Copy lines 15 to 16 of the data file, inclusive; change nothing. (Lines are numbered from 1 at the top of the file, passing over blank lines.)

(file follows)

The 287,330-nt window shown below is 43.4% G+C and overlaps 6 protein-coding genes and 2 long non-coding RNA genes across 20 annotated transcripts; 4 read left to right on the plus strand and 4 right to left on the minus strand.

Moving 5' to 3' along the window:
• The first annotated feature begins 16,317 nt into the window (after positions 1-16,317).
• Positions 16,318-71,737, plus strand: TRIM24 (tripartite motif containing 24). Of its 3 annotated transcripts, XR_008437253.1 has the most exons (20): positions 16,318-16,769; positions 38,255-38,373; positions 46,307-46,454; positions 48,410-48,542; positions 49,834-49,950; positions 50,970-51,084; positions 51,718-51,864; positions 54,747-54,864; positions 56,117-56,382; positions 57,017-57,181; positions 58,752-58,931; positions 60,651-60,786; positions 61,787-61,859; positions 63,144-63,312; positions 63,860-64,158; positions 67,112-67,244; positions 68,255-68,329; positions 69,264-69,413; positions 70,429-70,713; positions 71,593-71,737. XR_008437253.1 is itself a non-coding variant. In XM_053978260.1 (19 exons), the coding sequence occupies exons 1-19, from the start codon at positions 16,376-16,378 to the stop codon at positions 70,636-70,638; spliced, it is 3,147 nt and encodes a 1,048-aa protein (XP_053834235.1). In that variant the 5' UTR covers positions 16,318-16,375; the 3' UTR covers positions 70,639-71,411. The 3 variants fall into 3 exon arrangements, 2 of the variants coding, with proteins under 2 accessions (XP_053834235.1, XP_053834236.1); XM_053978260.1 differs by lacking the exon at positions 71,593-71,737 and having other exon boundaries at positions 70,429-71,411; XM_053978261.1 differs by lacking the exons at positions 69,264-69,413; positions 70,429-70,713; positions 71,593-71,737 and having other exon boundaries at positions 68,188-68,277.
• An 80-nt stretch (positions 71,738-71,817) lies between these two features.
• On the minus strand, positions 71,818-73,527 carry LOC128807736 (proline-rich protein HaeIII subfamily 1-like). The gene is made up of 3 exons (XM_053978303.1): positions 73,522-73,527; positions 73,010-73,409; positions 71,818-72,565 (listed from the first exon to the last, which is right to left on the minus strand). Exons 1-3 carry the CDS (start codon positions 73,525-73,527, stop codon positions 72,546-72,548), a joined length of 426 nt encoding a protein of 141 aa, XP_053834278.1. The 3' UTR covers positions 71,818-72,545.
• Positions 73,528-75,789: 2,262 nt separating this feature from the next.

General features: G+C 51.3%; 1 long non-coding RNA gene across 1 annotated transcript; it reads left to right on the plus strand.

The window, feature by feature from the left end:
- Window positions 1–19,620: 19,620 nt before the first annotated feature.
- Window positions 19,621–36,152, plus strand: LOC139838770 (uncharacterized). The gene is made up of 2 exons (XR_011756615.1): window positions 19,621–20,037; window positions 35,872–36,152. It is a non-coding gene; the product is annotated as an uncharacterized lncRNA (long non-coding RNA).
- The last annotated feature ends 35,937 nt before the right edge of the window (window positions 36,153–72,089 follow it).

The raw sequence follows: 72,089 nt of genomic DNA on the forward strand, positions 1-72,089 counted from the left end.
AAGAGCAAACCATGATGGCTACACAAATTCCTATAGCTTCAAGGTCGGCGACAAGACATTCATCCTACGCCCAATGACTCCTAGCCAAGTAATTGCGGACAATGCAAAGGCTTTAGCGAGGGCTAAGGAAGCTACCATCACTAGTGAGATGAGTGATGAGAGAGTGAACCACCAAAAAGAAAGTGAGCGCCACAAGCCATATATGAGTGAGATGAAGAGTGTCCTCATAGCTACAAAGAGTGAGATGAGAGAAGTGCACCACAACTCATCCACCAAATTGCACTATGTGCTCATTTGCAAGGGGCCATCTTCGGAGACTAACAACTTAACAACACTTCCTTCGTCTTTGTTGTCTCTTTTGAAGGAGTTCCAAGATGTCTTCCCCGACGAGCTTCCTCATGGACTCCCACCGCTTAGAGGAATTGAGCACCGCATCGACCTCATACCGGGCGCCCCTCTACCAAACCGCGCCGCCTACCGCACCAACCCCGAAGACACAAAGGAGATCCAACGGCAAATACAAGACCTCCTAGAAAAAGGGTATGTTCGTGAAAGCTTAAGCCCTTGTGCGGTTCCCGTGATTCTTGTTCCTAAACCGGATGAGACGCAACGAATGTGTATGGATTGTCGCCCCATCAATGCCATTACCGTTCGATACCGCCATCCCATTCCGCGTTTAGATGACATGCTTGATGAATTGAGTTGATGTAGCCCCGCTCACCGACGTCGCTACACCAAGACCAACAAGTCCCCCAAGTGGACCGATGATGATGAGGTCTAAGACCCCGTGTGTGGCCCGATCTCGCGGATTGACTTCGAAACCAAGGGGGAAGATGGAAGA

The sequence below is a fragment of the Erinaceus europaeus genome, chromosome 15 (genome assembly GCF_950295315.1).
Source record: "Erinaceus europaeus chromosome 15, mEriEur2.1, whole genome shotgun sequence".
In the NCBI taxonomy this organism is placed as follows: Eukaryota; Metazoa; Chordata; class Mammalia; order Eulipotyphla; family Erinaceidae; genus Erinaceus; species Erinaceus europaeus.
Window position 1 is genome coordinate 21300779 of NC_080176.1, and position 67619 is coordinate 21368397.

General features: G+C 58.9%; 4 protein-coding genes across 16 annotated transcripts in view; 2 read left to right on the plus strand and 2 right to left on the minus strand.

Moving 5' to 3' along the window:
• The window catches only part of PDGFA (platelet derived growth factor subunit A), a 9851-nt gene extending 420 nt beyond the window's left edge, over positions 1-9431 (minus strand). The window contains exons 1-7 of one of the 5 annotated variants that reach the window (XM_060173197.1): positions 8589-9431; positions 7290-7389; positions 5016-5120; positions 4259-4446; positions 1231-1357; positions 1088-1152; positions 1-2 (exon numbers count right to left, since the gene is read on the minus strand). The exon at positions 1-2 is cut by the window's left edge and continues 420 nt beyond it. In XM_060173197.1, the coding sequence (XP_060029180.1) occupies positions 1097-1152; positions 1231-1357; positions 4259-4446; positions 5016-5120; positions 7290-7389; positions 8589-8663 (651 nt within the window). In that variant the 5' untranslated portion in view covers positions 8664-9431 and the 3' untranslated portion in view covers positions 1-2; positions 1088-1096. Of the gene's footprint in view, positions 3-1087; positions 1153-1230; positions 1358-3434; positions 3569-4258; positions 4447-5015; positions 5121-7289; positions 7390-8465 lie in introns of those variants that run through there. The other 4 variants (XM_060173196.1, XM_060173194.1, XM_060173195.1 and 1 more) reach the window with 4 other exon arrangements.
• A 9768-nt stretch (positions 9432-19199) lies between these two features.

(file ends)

The sequence below is a fragment of the Erinaceus europaeus genome, chromosome 15 (genome assembly GCF_950295315.1).
Source record: "Erinaceus europaeus chromosome 15, mEriEur2.1, whole genome shotgun sequence".